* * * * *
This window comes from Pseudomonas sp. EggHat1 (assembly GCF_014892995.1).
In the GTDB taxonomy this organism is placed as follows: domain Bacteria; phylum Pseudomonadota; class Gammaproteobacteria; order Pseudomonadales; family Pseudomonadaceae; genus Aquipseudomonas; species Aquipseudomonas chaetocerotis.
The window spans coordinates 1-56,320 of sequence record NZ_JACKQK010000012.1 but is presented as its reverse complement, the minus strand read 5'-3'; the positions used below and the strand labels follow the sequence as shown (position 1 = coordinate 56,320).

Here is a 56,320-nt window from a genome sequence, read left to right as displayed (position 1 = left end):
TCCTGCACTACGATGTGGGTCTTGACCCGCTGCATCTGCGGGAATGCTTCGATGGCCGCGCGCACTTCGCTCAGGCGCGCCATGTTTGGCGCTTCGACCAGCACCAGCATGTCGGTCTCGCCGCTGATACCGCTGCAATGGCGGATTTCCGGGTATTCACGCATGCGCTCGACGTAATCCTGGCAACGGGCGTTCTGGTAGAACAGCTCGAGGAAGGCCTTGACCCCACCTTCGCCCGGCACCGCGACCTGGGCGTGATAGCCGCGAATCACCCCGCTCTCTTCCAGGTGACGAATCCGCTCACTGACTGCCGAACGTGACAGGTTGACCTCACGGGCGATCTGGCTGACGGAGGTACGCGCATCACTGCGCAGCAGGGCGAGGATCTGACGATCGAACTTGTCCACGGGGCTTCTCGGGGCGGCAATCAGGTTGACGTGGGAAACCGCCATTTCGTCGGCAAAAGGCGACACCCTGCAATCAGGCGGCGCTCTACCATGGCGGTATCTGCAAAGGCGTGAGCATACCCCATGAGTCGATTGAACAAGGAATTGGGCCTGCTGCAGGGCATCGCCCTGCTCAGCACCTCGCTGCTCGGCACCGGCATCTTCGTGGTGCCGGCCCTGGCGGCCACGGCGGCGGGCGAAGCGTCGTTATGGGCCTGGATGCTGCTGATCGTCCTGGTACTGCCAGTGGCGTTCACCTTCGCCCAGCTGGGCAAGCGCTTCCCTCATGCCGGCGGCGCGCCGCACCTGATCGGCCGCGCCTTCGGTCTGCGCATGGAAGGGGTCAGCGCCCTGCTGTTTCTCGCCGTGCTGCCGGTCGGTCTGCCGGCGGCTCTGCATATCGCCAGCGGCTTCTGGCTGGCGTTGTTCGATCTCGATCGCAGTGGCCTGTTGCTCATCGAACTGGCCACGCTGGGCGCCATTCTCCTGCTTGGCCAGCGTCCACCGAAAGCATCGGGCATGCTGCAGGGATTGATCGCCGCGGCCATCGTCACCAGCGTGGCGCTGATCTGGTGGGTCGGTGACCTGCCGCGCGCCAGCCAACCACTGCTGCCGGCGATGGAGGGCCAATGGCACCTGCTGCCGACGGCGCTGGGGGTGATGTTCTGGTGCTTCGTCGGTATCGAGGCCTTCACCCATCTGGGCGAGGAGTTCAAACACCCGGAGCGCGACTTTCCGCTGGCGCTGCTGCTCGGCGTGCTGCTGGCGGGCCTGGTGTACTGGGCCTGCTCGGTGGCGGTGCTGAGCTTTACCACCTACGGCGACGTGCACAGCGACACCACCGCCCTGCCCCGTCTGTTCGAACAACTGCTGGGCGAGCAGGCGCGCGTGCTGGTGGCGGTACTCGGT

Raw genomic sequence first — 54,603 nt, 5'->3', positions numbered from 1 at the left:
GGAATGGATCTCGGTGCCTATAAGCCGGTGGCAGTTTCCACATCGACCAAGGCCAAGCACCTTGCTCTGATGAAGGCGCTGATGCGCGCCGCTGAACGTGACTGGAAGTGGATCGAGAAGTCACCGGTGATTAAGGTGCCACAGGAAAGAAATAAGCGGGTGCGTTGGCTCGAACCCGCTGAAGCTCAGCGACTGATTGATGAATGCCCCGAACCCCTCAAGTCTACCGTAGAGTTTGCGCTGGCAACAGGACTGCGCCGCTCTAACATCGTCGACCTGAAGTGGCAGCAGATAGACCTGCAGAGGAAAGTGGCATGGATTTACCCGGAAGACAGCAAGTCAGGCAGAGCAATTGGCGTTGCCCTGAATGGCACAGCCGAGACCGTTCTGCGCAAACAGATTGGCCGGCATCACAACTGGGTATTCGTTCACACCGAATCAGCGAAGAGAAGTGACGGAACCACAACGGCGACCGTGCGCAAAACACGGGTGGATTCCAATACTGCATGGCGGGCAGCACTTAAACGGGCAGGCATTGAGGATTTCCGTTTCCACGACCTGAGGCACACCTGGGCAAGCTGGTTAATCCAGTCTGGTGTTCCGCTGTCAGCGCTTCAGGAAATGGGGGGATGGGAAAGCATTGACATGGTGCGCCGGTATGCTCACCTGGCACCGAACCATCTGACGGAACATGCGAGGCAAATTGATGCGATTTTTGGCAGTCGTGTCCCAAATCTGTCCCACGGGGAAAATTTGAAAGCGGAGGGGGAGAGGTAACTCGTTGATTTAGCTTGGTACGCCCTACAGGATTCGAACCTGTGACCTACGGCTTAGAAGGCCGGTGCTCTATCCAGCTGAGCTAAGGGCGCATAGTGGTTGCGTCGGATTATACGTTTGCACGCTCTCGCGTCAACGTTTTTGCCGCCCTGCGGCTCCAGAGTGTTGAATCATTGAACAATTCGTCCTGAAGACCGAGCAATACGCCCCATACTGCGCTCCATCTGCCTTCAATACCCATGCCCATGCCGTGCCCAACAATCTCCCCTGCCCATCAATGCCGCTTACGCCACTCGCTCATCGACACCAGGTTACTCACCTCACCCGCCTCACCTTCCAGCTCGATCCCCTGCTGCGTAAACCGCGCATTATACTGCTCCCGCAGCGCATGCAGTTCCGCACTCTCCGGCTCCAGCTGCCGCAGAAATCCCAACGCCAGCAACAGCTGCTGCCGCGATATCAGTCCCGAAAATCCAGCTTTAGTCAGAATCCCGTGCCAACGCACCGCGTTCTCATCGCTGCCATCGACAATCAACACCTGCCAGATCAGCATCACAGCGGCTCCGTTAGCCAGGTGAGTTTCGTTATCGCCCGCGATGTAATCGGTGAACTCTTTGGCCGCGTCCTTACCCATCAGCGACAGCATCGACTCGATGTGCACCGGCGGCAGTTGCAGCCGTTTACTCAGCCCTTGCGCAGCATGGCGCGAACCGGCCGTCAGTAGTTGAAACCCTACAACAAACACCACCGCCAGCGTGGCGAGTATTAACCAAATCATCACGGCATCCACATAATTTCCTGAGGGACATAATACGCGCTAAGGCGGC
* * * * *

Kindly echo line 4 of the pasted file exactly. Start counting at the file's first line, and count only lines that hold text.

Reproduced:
Here is a 56,320-nt window from a genome sequence, read left to right as displayed (position 1 = left end):